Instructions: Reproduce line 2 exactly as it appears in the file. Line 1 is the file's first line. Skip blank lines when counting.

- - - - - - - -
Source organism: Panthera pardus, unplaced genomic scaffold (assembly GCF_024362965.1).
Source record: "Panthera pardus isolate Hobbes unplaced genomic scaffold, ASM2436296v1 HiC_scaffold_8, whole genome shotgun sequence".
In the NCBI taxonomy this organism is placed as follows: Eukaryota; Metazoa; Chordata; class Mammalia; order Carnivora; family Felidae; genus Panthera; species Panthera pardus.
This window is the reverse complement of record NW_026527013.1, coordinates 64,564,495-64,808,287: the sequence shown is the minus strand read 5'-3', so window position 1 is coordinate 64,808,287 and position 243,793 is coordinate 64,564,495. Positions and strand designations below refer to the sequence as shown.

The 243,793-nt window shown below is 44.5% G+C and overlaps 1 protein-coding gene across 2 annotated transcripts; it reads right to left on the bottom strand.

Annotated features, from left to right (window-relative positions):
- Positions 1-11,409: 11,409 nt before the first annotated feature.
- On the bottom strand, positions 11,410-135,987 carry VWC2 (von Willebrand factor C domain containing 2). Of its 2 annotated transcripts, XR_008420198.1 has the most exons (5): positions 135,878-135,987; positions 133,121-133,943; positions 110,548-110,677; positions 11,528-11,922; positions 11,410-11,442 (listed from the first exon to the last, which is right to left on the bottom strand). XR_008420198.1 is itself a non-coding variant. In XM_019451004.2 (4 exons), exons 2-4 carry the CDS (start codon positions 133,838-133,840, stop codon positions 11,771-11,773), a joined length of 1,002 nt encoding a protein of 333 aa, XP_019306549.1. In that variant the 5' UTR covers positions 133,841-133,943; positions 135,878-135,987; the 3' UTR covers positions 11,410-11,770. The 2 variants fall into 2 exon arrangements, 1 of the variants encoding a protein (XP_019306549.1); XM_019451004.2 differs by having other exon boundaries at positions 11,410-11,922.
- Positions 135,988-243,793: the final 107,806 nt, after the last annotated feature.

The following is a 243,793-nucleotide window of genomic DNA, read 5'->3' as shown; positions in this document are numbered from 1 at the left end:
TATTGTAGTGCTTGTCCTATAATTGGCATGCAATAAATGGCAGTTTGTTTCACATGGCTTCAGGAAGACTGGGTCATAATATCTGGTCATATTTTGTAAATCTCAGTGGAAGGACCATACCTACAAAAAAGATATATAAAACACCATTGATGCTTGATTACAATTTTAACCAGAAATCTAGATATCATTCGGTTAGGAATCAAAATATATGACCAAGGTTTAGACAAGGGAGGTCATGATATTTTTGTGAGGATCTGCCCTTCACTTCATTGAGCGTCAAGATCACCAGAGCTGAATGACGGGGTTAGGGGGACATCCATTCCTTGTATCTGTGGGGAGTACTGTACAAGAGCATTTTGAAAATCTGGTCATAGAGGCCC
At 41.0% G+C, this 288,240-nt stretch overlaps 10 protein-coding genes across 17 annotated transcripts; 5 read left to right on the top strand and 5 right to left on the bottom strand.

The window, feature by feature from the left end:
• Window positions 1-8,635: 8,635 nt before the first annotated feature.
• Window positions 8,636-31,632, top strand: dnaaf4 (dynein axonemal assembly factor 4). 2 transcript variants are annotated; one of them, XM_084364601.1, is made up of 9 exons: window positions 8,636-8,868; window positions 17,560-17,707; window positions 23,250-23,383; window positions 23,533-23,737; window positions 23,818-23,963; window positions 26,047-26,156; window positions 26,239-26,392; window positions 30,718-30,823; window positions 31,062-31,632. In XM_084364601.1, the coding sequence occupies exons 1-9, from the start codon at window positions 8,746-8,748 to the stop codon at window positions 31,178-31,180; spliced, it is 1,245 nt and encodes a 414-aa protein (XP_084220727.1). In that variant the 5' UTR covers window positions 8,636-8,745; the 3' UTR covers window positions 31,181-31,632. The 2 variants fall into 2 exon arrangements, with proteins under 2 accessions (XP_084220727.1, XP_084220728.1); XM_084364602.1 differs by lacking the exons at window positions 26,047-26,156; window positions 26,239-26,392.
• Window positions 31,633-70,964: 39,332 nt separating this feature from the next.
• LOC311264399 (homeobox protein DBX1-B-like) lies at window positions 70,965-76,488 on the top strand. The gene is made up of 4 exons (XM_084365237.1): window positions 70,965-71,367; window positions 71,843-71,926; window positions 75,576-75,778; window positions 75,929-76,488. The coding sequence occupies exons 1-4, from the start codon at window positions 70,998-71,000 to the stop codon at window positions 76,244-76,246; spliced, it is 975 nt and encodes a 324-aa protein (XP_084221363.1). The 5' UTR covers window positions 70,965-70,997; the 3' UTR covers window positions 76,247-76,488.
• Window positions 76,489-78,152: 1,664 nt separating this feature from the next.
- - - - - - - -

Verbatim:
Source record: "Panthera pardus isolate Hobbes unplaced genomic scaffold, ASM2436296v1 HiC_scaffold_8, whole genome shotgun sequence".